Friday, September 30, 2005

37. Ghost World

by Daniel Clowes

I haven’t seen the film this comic is based on…I wanted it that way. I held out on renting the movie until I read the book, which I knew I eventually wood. I always like to read the book first, if possible. That way I can bitch and moan when things aren’t exactly right. Yeah, I’m one of those people.

Daniel Clowes’ Ghost World follows two teenaged girls, Enid and Becky, on the verge of their high school graduation. It’s been said that this comic is about alienation and disaffected youth and captures the way teenagers really talk and I guess I can’t argue with that. Enid’s the more ambitious of the two, but also perhaps the one who least knows what she wants. Together they prey on the hopes of advertisers in the personals, they stalk supposed Satanists in the grocery store, and they talk about nothing and everything in a small diner in town. But it’s Enid who pushes forward and that’s really how it is with a couple like this. There’s always the more extroverted one, the one who comes up with the crazy plans and the one who goes through with them. Logically, the other one falls back just a step, waits to speak until her friend finishes speaking, and goes along with the plans just because. I was that second person. I guess I still am.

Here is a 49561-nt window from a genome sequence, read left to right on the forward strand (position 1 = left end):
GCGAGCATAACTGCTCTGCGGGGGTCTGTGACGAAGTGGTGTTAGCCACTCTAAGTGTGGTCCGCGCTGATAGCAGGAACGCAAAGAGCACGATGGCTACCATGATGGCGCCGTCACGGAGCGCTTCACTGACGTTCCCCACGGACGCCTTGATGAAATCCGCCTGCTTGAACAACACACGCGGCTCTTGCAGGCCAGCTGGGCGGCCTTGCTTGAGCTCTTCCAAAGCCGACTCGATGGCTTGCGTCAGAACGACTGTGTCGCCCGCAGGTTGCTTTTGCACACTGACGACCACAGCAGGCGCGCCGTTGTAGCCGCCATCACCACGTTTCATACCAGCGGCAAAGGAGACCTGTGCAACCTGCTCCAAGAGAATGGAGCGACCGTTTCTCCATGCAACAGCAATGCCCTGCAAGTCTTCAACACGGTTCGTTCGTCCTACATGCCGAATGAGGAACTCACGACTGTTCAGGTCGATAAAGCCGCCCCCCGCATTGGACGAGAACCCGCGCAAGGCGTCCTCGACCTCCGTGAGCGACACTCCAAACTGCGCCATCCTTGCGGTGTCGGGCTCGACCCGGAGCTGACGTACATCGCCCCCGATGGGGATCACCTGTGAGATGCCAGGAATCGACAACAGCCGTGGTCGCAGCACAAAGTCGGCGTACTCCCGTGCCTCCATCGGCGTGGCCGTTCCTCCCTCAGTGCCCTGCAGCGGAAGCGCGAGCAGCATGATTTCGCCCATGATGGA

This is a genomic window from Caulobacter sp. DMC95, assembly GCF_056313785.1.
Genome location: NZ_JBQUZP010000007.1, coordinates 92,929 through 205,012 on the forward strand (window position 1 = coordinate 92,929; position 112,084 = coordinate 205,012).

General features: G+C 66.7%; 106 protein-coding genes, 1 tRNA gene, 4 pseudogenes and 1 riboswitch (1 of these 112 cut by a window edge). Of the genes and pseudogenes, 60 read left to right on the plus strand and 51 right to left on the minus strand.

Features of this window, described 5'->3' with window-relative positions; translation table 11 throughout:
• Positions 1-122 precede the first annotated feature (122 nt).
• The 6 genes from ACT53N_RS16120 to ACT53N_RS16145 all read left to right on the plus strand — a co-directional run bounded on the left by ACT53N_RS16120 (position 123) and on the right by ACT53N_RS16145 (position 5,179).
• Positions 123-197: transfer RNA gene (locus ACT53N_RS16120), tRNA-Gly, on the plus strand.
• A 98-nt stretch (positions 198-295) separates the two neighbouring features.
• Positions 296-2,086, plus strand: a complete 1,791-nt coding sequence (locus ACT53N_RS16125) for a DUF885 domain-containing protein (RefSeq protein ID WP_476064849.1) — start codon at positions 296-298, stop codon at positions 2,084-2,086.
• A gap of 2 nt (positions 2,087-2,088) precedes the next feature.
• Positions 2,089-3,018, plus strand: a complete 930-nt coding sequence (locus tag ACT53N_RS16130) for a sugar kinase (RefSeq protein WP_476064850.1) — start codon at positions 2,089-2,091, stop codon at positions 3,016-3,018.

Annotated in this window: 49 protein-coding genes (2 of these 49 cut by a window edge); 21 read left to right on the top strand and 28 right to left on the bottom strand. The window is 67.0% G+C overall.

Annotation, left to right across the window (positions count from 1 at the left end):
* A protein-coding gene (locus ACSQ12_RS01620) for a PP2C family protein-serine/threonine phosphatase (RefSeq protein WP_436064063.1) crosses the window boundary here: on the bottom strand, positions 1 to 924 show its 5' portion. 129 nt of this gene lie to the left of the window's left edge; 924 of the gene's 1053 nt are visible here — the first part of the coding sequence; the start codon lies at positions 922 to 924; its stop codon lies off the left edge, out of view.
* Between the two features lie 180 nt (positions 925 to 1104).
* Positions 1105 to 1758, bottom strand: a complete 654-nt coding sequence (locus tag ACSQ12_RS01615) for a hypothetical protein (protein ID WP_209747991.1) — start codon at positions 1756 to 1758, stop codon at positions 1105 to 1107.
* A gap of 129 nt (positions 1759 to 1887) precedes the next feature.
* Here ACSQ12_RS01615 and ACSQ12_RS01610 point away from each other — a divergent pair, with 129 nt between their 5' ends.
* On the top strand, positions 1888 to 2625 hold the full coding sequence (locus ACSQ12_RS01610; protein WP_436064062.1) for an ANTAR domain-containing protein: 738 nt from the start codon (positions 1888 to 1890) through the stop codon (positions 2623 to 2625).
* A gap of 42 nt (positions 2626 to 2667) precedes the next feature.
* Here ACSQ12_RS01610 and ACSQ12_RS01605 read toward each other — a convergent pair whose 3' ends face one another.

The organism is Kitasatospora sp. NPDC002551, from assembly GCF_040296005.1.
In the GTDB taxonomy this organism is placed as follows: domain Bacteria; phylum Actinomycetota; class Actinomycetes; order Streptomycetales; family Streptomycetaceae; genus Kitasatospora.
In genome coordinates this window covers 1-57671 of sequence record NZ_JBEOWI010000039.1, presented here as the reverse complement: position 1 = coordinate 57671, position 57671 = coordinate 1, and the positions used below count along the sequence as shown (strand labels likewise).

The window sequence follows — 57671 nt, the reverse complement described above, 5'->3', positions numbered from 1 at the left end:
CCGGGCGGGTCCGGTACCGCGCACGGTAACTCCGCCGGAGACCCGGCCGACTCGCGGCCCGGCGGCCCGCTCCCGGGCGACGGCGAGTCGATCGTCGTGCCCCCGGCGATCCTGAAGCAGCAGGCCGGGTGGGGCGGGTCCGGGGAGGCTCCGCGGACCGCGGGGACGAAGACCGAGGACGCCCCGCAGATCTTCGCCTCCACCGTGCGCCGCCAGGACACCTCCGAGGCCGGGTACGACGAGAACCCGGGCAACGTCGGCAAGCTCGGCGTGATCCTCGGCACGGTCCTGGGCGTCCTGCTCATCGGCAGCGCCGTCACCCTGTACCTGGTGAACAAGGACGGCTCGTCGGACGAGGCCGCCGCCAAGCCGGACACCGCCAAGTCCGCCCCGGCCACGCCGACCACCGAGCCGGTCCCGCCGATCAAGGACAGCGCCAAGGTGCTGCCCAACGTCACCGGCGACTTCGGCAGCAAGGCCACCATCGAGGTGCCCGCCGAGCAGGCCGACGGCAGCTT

I’m not saying that being that second person is at all bad. These types of personalities naturally complement each other and, in my experience, tend to be attracted to each other. That’s what makes the characters in Ghost World believable. Adding to that believability is the eventual demise of the friendship, as is often what happens with the glued-to-the-hip relationships we create in high school. One person moves away to college. One person stays home. One person jumps right into a job. The choices pull apart what was bound together by trivial obsessions and harsh criticisms of everyone who isn’t you. So when Becky finds out about Enid’s plans for college and Enid does everything to detract from their importance, their relationship starts to unravel. It’s a subtle difference, not built on a fall-out or huge change, but it reflects the kind of thing that really happens.

So now I’ll see the movie, because I hear that was also good. Although, how you can turn an eighty-page comic into a full-length movie is baffling to me, so I expect to have some fun comparing the two. It’s really just more satisfying that way.

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